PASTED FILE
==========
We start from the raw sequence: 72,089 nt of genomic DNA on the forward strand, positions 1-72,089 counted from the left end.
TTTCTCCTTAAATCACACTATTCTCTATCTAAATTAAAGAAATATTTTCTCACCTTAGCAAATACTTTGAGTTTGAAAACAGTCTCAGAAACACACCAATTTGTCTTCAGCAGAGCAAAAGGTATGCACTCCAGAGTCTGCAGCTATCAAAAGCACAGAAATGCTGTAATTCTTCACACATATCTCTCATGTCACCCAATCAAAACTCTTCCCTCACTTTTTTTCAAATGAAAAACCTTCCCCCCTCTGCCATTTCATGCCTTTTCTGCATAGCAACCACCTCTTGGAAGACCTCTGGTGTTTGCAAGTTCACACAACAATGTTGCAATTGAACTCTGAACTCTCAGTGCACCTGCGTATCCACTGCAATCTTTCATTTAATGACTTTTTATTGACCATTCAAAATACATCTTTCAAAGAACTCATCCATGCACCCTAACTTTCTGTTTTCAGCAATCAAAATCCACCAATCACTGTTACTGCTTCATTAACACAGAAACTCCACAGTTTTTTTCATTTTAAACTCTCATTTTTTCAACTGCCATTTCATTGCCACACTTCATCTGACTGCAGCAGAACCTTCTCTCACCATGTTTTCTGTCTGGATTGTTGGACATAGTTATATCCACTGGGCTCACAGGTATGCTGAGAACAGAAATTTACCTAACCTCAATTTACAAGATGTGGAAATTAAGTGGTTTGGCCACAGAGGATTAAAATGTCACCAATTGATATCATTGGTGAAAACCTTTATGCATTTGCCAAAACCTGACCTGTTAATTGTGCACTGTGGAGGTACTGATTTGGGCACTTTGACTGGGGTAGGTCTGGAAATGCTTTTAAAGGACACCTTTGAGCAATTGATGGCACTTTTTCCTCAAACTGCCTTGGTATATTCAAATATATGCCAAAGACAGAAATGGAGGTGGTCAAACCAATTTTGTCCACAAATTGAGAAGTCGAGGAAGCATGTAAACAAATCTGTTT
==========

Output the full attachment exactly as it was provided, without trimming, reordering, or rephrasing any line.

We start from the raw sequence: 72,089 nt of genomic DNA on the forward strand, positions 1-72,089 counted from the left end.
TTTCTCCTTAAATCACACTATTCTCTATCTAAATTAAAGAAATATTTTCTCACCTTAGCAAATACTTTGAGTTTGAAAACAGTCTCAGAAACACACCAATTTGTCTTCAGCAGAGCAAAAGGTATGCACTCCAGAGTCTGCAGCTATCAAAAGCACAGAAATGCTGTAATTCTTCACACATATCTCTCATGTCACCCAATCAAAACTCTTCCCTCACTTTTTTTCAAATGAAAAACCTTCCCCCCTCTGCCATTTCATGCCTTTTCTGCATAGCAACCACCTCTTGGAAGACCTCTGGTGTTTGCAAGTTCACACAACAATGTTGCAATTGAACTCTGAACTCTCAGTGCACCTGCGTATCCACTGCAATCTTTCATTTAATGACTTTTTATTGACCATTCAAAATACATCTTTCAAAGAACTCATCCATGCACCCTAACTTTCTGTTTTCAGCAATCAAAATCCACCAATCACTGTTACTGCTTCATTAACACAGAAACTCCACAGTTTTTTTCATTTTAAACTCTCATTTTTTCAACTGCCATTTCATTGCCACACTTCATCTGACTGCAGCAGAACCTTCTCTCACCATGTTTTCTGTCTGGATTGTTGGACATAGTTATATCCACTGGGCTCACAGGTATGCTGAGAACAGAAATTTACCTAACCTCAATTTACAAGATGTGGAAATTAAGTGGTTTGGCCACAGAGGATTAAAATGTCACCAATTGATATCATTGGTGAAAACCTTTATGCATTTGCCAAAACCTGACCTGTTAATTGTGCACTGTGGAGGTACTGATTTGGGCACTTTGACTGGGGTAGGTCTGGAAATGCTTTTAAAGGACACCTTTGAGCAATTGATGGCACTTTTTCCTCAAACTGCCTTGGTATATTCAAATATATGCCAAAGACAGAAATGGAGGTGGTCAAACCAATTTTGTCCACAAATTGAGAAGTCGAGGAAGCATGTAAACAAATCTGTTT